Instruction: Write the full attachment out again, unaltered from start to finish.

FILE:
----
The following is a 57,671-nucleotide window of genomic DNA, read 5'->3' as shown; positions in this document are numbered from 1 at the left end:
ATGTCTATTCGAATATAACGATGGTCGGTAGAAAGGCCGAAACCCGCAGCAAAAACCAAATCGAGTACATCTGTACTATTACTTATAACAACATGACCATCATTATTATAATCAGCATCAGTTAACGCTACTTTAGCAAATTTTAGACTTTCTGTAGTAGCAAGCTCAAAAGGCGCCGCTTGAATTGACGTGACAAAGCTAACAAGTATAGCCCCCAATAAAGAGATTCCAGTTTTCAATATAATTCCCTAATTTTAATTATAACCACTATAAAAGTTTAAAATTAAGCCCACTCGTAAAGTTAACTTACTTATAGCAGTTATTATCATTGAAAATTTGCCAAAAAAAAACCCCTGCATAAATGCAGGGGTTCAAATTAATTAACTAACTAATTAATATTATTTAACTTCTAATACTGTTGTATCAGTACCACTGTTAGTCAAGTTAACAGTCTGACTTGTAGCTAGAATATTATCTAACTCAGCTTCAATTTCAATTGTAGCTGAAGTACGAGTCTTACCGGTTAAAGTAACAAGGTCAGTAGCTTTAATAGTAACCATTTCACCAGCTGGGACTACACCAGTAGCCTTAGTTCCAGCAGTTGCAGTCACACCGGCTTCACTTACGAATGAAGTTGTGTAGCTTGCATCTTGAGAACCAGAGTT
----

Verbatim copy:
The following is a 57,671-nucleotide window of genomic DNA, read 5'->3' as shown; positions in this document are numbered from 1 at the left end:
ATGTCTATTCGAATATAACGATGGTCGGTAGAAAGGCCGAAACCCGCAGCAAAAACCAAATCGAGTACATCTGTACTATTACTTATAACAACATGACCATCATTATTATAATCAGCATCAGTTAACGCTACTTTAGCAAATTTTAGACTTTCTGTAGTAGCAAGCTCAAAAGGCGCCGCTTGAATTGACGTGACAAAGCTAACAAGTATAGCCCCCAATAAAGAGATTCCAGTTTTCAATATAATTCCCTAATTTTAATTATAACCACTATAAAAGTTTAAAATTAAGCCCACTCGTAAAGTTAACTTACTTATAGCAGTTATTATCATTGAAAATTTGCCAAAAAAAAACCCCTGCATAAATGCAGGGGTTCAAATTAATTAACTAACTAATTAATATTATTTAACTTCTAATACTGTTGTATCAGTACCACTGTTAGTCAAGTTAACAGTCTGACTTGTAGCTAGAATATTATCTAACTCAGCTTCAATTTCAATTGTAGCTGAAGTACGAGTCTTACCGGTTAAAGTAACAAGGTCAGTAGCTTTAATAGTAACCATTTCACCAGCTGGGACTACACCAGTAGCCTTAGTTCCAGCAGTTGCAGTCACACCGGCTTCACTTACGAATGAAGTTGTGTAGCTTGCATCTTGAGAACCAGAGTT